It is always a sad sight to witness someone fall from grace. It is particularly poignant when the man in question is Monty Panesar. His release by his county side Essex recently has plunged his future into doubt amid reports that he continues to battle the personal issues threatening to bring a premature halt to a distinguished career.
The 33-year-old has seen himself fall completely out of the reckoning for national selection, but by his own admission he is not ready to give up on returning to the international fold. It was not that long ago that Panesar was England’s primary spin option. Even after the emergence of former Northamptonshire teammate, Graeme Swann, he still was a reliable outlet on the rare occasion the selectors opted for two spinners.
No more emphatically was that the case than in Cardiff in 2009. To begin, the decision to play both Swann and Panesar did not appear to be vindicated until Anderson and Panesar combined in one final stand to save England from falling 1-0 down by defying the Australians. The unfortunate truth is Panesar is effectively un-selectable. He has not featured since the Ashes whitewash in 2013-14 which also brought about the retirements of Jonathan Trott, the aforementioned Swann and the much talked about ostracisation of Kevin Pietersen.
While Finn was dropped because of issues over his bowling action, Panesar’s off-field concerns combined with the emergence of a new crop of talent look set to consign him to the history books. Unlike Finn, however, Panesar does not have time on his side and by the time the next international summer rolls around he will be 34.
There are still question marks about the viability of Moeen Ali as England’s primary spinner, while many, including Geoffrey Boycott, believe he is wasted batting at number 8. But the truth is, whereas eighteen months ago there was real concern about how to replace someone who contributed as much as Swann, Ali’s bowling has come on strong in recent months. Adil Rashid’s leg-spin is a better alternative to the slow left-armer, while Surrey’s Zafar Ansari, an all-rounder, has recently been called up ahead of the tour against Pakistan in the United Arab Emirates (UAE).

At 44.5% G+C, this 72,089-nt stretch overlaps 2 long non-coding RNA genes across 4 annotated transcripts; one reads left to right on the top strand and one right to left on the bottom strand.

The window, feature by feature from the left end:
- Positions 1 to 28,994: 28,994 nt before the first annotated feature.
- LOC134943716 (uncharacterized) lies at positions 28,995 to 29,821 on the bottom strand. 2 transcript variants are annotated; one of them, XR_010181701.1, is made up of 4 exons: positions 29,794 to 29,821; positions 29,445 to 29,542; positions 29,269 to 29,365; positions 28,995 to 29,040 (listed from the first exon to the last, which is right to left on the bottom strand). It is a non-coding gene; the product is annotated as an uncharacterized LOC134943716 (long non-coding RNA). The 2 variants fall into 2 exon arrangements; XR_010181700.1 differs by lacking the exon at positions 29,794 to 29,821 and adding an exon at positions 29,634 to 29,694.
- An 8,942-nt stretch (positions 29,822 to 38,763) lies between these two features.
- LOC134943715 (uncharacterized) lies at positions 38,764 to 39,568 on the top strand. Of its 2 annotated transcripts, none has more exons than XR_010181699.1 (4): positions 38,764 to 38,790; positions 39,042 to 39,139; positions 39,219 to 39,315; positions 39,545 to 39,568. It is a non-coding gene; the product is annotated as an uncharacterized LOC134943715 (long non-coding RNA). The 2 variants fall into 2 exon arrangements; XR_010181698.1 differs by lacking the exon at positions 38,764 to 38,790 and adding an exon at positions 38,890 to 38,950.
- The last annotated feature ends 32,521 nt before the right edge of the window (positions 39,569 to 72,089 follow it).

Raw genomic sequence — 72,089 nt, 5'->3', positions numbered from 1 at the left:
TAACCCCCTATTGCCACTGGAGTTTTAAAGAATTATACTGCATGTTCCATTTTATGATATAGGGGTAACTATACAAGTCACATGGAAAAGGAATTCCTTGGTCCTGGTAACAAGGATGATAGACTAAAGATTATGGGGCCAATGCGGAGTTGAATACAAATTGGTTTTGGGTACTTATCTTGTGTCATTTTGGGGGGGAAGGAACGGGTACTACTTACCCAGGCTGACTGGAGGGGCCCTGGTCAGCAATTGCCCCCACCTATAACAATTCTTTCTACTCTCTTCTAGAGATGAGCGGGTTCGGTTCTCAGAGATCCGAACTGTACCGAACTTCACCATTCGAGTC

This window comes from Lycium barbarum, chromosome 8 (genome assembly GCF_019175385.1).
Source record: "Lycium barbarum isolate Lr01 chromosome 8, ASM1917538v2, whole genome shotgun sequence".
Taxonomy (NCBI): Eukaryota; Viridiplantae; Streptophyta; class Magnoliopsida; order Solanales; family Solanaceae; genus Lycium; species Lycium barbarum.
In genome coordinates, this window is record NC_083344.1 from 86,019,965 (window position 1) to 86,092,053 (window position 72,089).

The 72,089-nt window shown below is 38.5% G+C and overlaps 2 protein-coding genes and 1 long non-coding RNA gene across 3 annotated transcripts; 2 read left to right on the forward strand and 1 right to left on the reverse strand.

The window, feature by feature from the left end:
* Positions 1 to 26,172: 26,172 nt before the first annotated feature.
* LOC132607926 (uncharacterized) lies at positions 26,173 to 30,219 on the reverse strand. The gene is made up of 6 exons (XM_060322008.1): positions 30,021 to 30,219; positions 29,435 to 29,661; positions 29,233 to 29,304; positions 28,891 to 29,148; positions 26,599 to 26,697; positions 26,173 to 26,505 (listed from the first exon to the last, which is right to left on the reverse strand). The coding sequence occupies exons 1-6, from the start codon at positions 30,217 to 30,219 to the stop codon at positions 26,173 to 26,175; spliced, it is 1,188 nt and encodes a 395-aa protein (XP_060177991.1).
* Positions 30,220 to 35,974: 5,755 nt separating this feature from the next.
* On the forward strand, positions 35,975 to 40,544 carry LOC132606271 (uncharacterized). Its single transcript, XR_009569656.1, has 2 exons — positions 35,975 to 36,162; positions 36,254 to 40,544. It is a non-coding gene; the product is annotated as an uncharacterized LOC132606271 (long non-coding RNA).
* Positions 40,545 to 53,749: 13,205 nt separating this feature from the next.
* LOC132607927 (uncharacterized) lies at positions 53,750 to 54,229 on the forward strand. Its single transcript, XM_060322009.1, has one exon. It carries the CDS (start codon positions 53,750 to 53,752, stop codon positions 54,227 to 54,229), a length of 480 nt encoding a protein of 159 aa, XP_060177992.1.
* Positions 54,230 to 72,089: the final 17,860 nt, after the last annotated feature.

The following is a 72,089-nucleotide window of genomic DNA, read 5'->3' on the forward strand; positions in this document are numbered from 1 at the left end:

It is a staggering indictment on where Panesar’s game is at the moment that he was only recently recalled to the Essex team, having spent a part of the summer playing for Luton Indians in the Hertfordshire League.
It is also rather sad that off-field issues have overshadowed the spinner in the last couple of years. His release is the latest setback which also includes being disciplined for a ‘time-keeping error’ while at Essex, and his ignominious departure from Sussex after he urinated on a bouncer in Brighton.
Nevertheless, Panesar remains an iconic cricketer. Over the summer, Panesar claimed his 700th first class scalp. This is also a man who has claimed 167 wickets in 50 tests for England, including the prize scalp of boyhood idol Sachin Tendulkar back in 2006. He provided stability in the wake of Ashley Giles’ departure from the international side and was a better alternative to Shaun Udal who was merely a stop-gap.
However, it’s difficult to see a return for Panesar given his off-field controversies and the emergence of stable spinners who represent better alternatives moving forward.
Image courtesy of Naparazzi